International Monetary Fund head Christine Lagarde said central banks around the world should consider issuing digital currency.
Speaking in Singapore, Ms Lagarde said this could make digital currency transactions safer.
Non-cash payments have increased over the years, raising challenges for governments and central banks.
Regulators have voiced concerns with digital currencies and called for greater oversight.
"I believe we should consider the possibility to issue digital currency," Ms Lagarde said in a speech at a conference in Singapore. "There may be a role for the state to supply money to the digital economy."
"The advantage is clear. Your payment would be immediate, safe, cheap and potentially semi-anonymous... And central banks would retain a sure footing in payments."
Ms Lagarde said central banks in Canada, China, Sweden and Uruguay were all "seriously considering" digital currency proposals.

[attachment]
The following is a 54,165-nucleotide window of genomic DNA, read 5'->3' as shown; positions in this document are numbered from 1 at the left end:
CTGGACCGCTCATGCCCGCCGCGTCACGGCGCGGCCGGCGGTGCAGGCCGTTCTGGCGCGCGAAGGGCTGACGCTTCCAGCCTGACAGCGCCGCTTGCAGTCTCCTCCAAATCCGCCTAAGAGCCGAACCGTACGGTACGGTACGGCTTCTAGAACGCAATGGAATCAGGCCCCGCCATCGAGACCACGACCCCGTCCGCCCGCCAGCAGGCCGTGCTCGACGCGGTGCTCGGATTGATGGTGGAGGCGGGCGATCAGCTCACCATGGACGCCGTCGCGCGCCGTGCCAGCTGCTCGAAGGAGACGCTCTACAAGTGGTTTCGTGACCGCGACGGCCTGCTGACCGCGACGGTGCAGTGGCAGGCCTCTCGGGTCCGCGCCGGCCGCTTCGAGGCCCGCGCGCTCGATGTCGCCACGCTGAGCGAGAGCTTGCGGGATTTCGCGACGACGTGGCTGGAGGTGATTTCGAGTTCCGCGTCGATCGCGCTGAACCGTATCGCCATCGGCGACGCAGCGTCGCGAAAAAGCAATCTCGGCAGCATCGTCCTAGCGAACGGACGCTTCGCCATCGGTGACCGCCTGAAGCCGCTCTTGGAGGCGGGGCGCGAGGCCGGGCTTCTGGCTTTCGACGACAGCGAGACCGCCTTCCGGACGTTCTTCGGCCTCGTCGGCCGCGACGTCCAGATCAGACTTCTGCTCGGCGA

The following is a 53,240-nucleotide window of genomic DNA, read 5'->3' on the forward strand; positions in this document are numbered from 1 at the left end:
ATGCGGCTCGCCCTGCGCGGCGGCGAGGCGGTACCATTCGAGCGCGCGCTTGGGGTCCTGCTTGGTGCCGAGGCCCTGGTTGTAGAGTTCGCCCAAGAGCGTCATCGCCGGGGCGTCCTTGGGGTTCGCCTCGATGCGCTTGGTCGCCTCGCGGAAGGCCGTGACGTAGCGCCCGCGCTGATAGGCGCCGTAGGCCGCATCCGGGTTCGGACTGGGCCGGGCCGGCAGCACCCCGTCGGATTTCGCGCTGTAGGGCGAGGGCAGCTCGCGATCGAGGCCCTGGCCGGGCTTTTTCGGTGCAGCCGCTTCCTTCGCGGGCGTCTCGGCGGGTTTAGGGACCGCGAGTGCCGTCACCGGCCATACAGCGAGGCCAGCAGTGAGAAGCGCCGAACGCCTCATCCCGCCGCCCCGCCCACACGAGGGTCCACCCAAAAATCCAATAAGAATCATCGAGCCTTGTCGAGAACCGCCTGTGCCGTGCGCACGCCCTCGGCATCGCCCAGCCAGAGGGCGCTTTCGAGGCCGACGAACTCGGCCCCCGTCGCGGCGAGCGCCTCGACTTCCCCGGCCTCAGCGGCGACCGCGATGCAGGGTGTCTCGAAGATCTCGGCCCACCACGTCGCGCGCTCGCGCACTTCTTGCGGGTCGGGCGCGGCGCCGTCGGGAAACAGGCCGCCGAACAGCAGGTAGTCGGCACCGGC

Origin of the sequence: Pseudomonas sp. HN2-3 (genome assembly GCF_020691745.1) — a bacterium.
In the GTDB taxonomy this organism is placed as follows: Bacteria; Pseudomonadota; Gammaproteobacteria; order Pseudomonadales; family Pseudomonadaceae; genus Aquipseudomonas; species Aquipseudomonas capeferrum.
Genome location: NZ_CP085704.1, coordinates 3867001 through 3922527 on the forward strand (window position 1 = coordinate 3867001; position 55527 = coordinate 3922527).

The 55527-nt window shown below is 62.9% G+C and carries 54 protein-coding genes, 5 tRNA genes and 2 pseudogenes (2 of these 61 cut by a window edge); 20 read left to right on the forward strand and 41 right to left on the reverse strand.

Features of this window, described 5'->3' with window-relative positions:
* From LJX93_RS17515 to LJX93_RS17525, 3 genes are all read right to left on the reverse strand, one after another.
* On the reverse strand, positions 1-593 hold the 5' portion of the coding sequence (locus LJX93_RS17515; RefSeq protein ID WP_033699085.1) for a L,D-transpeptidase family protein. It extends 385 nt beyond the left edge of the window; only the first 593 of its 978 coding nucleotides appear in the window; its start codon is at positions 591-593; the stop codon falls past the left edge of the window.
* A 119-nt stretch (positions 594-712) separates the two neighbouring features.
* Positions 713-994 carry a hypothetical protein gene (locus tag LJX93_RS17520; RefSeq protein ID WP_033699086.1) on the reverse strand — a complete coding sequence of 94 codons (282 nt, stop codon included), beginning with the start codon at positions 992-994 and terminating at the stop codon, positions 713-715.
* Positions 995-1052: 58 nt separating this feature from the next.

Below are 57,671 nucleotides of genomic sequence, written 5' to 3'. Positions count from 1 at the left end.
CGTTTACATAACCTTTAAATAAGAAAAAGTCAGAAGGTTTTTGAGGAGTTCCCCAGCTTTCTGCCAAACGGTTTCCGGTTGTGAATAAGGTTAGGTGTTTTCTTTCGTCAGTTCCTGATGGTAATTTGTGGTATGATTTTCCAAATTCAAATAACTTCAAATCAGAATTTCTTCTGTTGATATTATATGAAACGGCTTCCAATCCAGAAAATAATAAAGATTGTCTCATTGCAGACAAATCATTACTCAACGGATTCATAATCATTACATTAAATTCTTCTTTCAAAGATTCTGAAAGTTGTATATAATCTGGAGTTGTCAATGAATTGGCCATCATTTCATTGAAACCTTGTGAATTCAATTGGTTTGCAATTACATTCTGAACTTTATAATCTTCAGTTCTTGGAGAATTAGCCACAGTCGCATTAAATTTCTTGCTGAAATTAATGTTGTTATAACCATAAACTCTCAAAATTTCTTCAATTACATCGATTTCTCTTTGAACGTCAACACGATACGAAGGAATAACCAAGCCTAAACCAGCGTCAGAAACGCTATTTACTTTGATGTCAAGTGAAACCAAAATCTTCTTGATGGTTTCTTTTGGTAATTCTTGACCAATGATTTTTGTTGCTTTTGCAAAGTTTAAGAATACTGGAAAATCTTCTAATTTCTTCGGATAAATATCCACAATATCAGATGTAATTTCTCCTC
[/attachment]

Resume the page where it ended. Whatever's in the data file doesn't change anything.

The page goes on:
A virtual currency issued by a central bank would be a liability of the state - as cash is - not of a private firm.
This would help consumers by making transactions safer and more common, and as a result cheaper.
"The more people you serve, the cheaper and more useful the service," Ms Lagarde said. "Private firms may under-invest in security to the extent they do not measure the full cost to society of a payment failure."
She added that while the case for digital currency "is not universal" it should be investigated "seriously, carefully and creatively".
Although the technology underlying digital assets has been praised for speeding up financial transactions and reducing costs, the anonymity behind cryptocurrency trading has prompted concern among regulators.
Ms Lagarde previously said the anonymity of currencies such as Bitcoin means they are used by criminals and terrorists.
Bank of England Governor Mark Carney has also said cryptocurrencies such as Bitcoin should be regulated to crack down on illegal activities and protect the financial system.